Don't lose your points!
Sign up and save them.
3 Tutorials that teach HRM Toolkit
Take your pick:
HRM Toolkit

HRM Toolkit

Author: James Howard

This lesson explains the HRM toolkit and includes information on reinforcement theory.

See More
Fast, Free College Credit

Developing Effective Teams

Let's Ride
*No strings attached. This college course is 100% free and is worth 1 semester credit.

28 Sophia partners guarantee credit transfer.

263 Institutions have accepted or given pre-approval for credit transfer.

* The American Council on Education's College Credit Recommendation Service (ACE Credit®) has evaluated and recommended college credit for 25 of Sophia’s online courses. More than 2,000 colleges and universities consider ACE CREDIT recommendations in determining the applicability to their course and degree programs.


Video Transcription

Download PDF

Hello and welcome to this tutorial on the HRM Toolkit. Now as always, with these tutorials, please feel free to fast forward, pause, or rewind as many times as you need in order to get the most out of the time that you're going to spend here.

So let me ask you a question. What is it that you think, or what tools do you think, does human resources, as an organization, have to do their job? Now we already discussed how compensation and benefits may be more than simply money. So what is it that human resources can use in order to motivate their employees and do their job better? Well, today in this lesson, what we're going to be looking at are, one, the HRM Toolkit. We're also going to be looking at reinforcement theory.

Now there are no key terms for this lesson, so let's go ahead and start looking at the HRM Toolkit. What are those tools in the HRM kit? Well, HRM, Human Resource Management, has a lot of different tools that they can use within the workplace. And a lot of the times, these depend on the company and the package of benefits that the company is going to offer its employees.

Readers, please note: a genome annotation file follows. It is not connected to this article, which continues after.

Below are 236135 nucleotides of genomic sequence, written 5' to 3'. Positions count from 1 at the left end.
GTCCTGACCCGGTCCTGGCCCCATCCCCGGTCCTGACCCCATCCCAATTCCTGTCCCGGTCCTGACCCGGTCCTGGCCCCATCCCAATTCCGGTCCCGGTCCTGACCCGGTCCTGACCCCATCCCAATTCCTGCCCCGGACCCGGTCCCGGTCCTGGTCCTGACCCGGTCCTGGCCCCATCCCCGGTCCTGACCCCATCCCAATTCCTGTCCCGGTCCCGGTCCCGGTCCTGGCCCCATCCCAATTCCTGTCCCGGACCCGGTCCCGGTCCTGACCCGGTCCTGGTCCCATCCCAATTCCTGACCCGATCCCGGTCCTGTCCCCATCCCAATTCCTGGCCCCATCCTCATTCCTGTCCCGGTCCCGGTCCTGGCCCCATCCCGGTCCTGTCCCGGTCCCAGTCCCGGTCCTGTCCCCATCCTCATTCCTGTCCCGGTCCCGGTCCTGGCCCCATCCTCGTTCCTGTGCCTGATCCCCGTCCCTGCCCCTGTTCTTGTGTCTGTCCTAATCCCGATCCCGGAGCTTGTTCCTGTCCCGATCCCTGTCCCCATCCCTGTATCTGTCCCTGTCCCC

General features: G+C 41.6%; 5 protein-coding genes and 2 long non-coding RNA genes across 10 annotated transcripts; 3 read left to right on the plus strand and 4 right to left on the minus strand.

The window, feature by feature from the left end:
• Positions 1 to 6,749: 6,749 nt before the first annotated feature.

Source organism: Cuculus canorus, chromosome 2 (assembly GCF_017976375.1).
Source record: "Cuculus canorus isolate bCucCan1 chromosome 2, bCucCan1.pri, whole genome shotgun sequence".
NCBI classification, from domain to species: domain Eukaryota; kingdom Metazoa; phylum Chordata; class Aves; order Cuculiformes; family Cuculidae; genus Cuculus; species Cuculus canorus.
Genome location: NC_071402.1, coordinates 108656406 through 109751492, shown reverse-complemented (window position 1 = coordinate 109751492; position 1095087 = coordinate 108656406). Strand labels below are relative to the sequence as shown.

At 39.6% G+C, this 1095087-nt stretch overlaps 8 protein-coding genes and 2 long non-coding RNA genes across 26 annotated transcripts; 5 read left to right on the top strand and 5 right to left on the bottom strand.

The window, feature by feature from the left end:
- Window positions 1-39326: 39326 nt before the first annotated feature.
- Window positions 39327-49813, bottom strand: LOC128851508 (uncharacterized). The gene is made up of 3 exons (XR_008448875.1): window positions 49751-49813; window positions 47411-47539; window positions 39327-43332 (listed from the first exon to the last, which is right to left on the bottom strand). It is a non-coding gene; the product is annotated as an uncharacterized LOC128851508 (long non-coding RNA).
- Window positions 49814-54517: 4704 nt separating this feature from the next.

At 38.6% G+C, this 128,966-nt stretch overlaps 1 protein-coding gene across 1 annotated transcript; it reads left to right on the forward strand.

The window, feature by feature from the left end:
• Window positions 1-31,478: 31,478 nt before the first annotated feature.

The first one we're going to look at is job enrichment. Now job enrichment increases employee job satisfaction by providing an opportunity for the employee to have greater oversight or choice over the manner in which they do their job. Now an example of this might be Federal Express, the people who do their delivering in the trucks. A source of job enrichment might be letting those employees determine what route it is they're going to take, or which particular business or household they want to deliver to first. There may be typically a lot of packages that go to one particular place.

Another one would be job redesign. And this is increasing employee satisfaction by reviewing and possibly changing the requirements for that particular job. Now let's say that I work at the Ford Motor Company on the assembly line, and we notice we have a lot of people who are dissatisfied. They're going home with aching backs. And it's just the same old thing over and over and over again. Well, in this case, Ford may want to redesign a particular job on that assembly line so that, one, it may include job enrichment, but also, so it's less stress for the employee or that the job is easier to get done and results in a better quality product.